Your microbiome: A help or a hindrance

There has been much talk recently about the microbiome, the trillions of microbes that live on and within us, sharing our lives in health and disease. From aiding in the digestion of our food and priming our immune system for response to preventing pathogen invasion, significant benefit can be gained from these symbioses. Yet, an altered microbiome can cause disease, having been linked to metabolic disease1, obesity2, diabetes3 and colonic cancer4.

Fecal bacteria at 10,000× magnification
Fecal bacteria at 10,000× magnification
Earlier this year the National Institute for Health and Care Excellence (NICE) backed the use of faecal transplants for reoccurring infections of Clostridium difficile as safe and effective. Colonisation of the gut by C.difficile can lead to vomiting, diarrhoea and abdominal pain. In some cases it can be fatal.
Antibiotics have shown to be of limited use in tackling blooms of this bacteria in approximately 25% of patients. Instead the infusion of healthy faecal matter into the gut has been shown to help re-address the balance of the microbiome within the intestines, promoting the growth of ‘good’ microbes once more and eliminating the growth of C.difficile. This treatment is effective in 90% of patients.
As we increase our knowledge of this vast community of microbes by which we are surrounded, hope is raised at the possibility of easy intervention through the use of probiotics or faecal transplants to treat the ever increasing burden of disease, with some stating that the microbiome offers ‘the only organ that can be replaced without surgery’.
But the microbiome is dynamic: research by Dr Patrick Schloss from Michigan University showed that the microbiome of 300 individuals all showed comparative differences with changes occurring in their microbiome for as yet unknown reasons5. So, though we cling to the desire for simple panaceas that will bestow good health with minimal effort, it seems biology is rarely that charitable.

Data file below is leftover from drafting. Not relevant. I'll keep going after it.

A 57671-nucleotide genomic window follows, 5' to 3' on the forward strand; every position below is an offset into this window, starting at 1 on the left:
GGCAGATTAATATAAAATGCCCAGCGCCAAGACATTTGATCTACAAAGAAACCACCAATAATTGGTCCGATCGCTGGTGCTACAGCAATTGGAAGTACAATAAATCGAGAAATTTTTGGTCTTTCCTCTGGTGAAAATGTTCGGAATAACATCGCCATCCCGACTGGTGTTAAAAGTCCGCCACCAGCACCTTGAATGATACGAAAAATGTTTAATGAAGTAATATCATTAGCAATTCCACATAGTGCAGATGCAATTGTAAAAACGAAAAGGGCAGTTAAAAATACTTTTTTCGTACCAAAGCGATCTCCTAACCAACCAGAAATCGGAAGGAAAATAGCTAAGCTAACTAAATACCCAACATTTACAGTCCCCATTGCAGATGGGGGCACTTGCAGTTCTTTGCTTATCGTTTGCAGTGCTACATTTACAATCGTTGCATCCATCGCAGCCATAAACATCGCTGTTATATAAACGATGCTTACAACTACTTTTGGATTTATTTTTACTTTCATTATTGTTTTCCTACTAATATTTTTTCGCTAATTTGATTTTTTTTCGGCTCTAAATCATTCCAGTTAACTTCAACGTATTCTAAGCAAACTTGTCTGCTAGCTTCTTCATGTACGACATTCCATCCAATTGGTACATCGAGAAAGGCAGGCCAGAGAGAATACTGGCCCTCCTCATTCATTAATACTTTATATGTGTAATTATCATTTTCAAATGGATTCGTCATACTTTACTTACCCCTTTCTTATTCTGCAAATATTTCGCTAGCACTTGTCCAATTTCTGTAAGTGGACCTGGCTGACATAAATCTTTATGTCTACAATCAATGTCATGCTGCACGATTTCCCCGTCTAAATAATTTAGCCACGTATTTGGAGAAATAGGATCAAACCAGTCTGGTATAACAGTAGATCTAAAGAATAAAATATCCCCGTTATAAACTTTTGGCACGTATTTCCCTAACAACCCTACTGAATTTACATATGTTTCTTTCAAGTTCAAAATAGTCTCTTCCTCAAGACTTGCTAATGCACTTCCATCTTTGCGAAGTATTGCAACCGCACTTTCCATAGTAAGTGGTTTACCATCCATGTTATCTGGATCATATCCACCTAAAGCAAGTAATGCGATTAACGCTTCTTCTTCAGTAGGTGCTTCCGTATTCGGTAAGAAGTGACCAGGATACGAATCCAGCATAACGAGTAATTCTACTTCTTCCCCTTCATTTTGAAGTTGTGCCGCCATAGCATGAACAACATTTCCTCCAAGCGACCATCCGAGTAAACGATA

Recent investigations into the effect of the microbiome on arthritis in mice demonstrated that the secretion of the pro-inflammatory cytokines IL-1? and IL-6 was diminished following antibiotic administration, resulting in a milder arthritic response compared to controls6. An increase in inflammation was then observed following the transplantation of faecal matter from control mice into antibiotic treated animals. This suggests that the recolonization of the gut microbiota of antibiotic treated mice with microbes from the control mice promoted the increase in arthritis symptoms. Faecal analysis of the antibiotic treated mice showed an ablation of all bacterial species except Lactobacillus, Klebsiella and Sutterella.
Both IL-1? and IL-6 promote Breg cells to differentiate and produce IL-10, which then acts to curtail inflammation and keep this response in check. Antibiotics given to the mice reduced the differentiation of Breg cells. This limited the secretion of IL-10 preventing the limitation of the inflammatory response. Thus inflammatory signals from both the gut microbiota and arthritis control the differentiation of Breg cells and the inhibition of further inflammation by IL-10. The researchers concluded that commensal microbiota is important in establishing pro-inflammatory and regulatory responses and maintaining equilibrium to allow the immune system to promptly clear infections yet minimise any collateral damage.
Increasing knowledge of our immune system will aid our understanding, but the work being carried out in this field shows that we need to also keep in mind the interactions taking place between our own biology and the ecosystems within our body. The microbiome has developed both symbiotic and disease causing functions over time and we must penetrate this diversity and complexity if we are to sculpt it to our advantage.
1. Vikay-Kumar et al. (2010) Science 328 (5975); 228-231.
2. Turnbaugh et al. (2006) Nature 444; 1027-1031.
3. Devaraj et al. (2013) Clinical Chemistry 59 (4); 617-628.
4. Yang and Pei (2006) World J Gastroenterology 12 (4); 6741-6746.
5. Ding and Schloss (2014) Nature 509; 357-360.
6. Rosser et al. (2014) Nature Medicine 20; 334-1339.